Complete Guide] “Bed bugs” have reappeared in Japan… What to watch out for and what to do to avoid bringing them back home. | FRIDAY DIGITAL

Complete Guide] “Bed bugs” have reappeared in Japan… What to watch out for and what to do to avoid bringing them back home.

  • Share on Twitter
  • Share on LINE

Osaka and Tokyo receive the most consultations, followed by Kanagawa Prefecture… “In the past, we used to get about two cases a year, but now we get about 100 cases a month if we get too many,” he says. It used to be about two cases a year, but now it’s more like 100 cases a month.

The number of cases of people being bitten in their sleep and having their blood sucked and itching is increasing. The culprit is bed bugs, which may have been brought into Japan by the increasing number of foreign visitors. What precautions should we take against these bed bugs that lurk around us?

The Japan Pest Control Association (JPCA), a public interest incorporated foundation, urges caution, saying, “Consultations about bed bugs are increasing. They are a type of bedbug that bites people while they are sleeping and moves away from them when they are moving,” says a representative of the association. They also dislike brightly lit places.

During and after World War II, they were called “bedbugs,” and there was a time when the insecticide DDT was poured over people’s heads to get rid of them. After that, sanitary conditions improved, and the bugs were almost completely eliminated from the country. However, around 2008, the disease spread to the U.S. and entered Japan. A person in charge of the association said, “At first, it was prevalent in hotels.

At first, it became popular in hotels. It is believed that visitors to Japan brought it to Japan, and it spread to their guests and employees.

Hidehiko Mukai, president of Taiyo Anti-Pest Laboratory (Yao City, Osaka Prefecture), a pest control company, says that consultations on bed bug extermination are increasing: “We used to receive about two cases a year, but now we receive about 100 cases a month at most. He says, “We used to get about two cases a year, but now we get about 100 cases a month if we get a lot of consultations.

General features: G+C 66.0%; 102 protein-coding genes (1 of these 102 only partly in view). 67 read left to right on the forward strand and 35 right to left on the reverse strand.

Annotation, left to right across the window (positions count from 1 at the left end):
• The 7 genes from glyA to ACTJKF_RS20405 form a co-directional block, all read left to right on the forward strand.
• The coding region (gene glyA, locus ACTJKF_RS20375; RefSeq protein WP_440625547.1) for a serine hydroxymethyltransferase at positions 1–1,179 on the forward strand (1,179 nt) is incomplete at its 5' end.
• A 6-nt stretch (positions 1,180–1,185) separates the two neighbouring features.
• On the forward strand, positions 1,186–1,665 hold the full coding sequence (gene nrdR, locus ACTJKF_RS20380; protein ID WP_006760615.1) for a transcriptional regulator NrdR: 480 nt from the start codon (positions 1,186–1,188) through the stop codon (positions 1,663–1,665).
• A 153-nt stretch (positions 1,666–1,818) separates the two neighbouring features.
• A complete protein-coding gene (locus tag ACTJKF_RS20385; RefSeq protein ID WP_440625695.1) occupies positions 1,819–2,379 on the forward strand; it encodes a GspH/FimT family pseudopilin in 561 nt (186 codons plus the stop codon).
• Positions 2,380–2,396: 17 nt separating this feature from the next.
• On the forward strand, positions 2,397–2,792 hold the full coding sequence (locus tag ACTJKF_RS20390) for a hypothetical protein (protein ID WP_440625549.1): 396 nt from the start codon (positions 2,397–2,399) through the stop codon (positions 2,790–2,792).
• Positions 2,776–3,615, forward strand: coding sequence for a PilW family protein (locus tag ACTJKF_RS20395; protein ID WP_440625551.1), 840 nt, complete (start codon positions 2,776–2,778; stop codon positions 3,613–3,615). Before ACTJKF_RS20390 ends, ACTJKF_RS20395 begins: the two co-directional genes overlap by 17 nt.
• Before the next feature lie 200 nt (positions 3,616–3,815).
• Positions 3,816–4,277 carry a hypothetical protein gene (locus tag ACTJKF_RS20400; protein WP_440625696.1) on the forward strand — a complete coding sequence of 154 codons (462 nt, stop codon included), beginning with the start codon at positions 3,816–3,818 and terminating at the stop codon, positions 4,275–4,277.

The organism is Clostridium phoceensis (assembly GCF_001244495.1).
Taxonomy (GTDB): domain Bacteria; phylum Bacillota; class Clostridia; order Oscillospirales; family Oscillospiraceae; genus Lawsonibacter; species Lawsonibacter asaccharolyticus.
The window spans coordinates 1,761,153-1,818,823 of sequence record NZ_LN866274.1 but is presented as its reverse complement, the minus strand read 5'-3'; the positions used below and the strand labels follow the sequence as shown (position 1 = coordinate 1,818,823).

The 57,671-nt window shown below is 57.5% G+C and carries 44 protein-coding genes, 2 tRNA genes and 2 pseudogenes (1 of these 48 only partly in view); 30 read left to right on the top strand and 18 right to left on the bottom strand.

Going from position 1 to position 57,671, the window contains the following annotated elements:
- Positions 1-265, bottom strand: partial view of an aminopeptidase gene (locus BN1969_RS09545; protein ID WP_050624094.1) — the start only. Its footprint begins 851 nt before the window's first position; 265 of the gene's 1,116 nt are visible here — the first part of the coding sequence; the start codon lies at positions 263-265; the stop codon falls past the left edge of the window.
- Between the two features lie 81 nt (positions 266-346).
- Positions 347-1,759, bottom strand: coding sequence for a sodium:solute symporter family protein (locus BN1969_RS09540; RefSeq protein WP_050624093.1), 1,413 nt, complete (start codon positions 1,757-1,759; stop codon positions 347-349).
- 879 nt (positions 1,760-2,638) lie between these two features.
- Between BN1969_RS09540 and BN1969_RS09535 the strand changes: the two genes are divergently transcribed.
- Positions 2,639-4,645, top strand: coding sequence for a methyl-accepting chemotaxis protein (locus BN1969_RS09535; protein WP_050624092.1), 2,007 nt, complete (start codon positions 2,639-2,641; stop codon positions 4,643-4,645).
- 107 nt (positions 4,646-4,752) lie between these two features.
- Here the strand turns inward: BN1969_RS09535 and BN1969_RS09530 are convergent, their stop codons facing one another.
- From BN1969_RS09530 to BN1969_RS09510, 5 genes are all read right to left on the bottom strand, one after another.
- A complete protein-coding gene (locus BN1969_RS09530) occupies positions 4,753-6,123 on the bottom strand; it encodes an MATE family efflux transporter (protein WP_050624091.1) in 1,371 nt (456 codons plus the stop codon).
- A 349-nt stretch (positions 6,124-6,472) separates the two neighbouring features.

Super whitefly,” which became popular in the U.S. around 1920 and was introduced to Japan.

The only way to prevent them is… “to see and be sure!

Overseas, it is reported that bed bugs have become a social problem in France, South Korea, and other countries. With the increase in the number of foreigners visiting Japan, there is a possibility that bed bugs are being brought into Japan on people, bags, and other items. The only way to know for sure is to see them with your own eyes, but it is necessary to understand the ecology of bed bugs in order to know what to look out for.

According to the association’s staff, bed bugs are only a few millimeters in size and feed by sucking the blood of humans and other animals. However, they can survive for months without sucking blood. They lay about 300 eggs in their lifetime and produce 2 to 5 eggs every day. They can lurk near people, build nests, and can even get mixed up in luggage and other items.

Recently, bed bugs have become resistant to pyrethroid insecticides and are no longer effective, and are sometimes referred to as “super bed bugs. Organophosphorous and other insecticides are still effective and are used in extermination.

In hotels and other “lodging facilities”…

Association representatives have been bitten by bed bugs and had their blood sucked. They just itch, but it lasts a long time. I would leave the bites for a day or two, then they would itch, and it would last about a week,” he said.

For example, if he stays at three hotels on a trip and returns home, he may notice the bed bug bites just as he is returning home, and he will not know which hotel or where else he was bitten.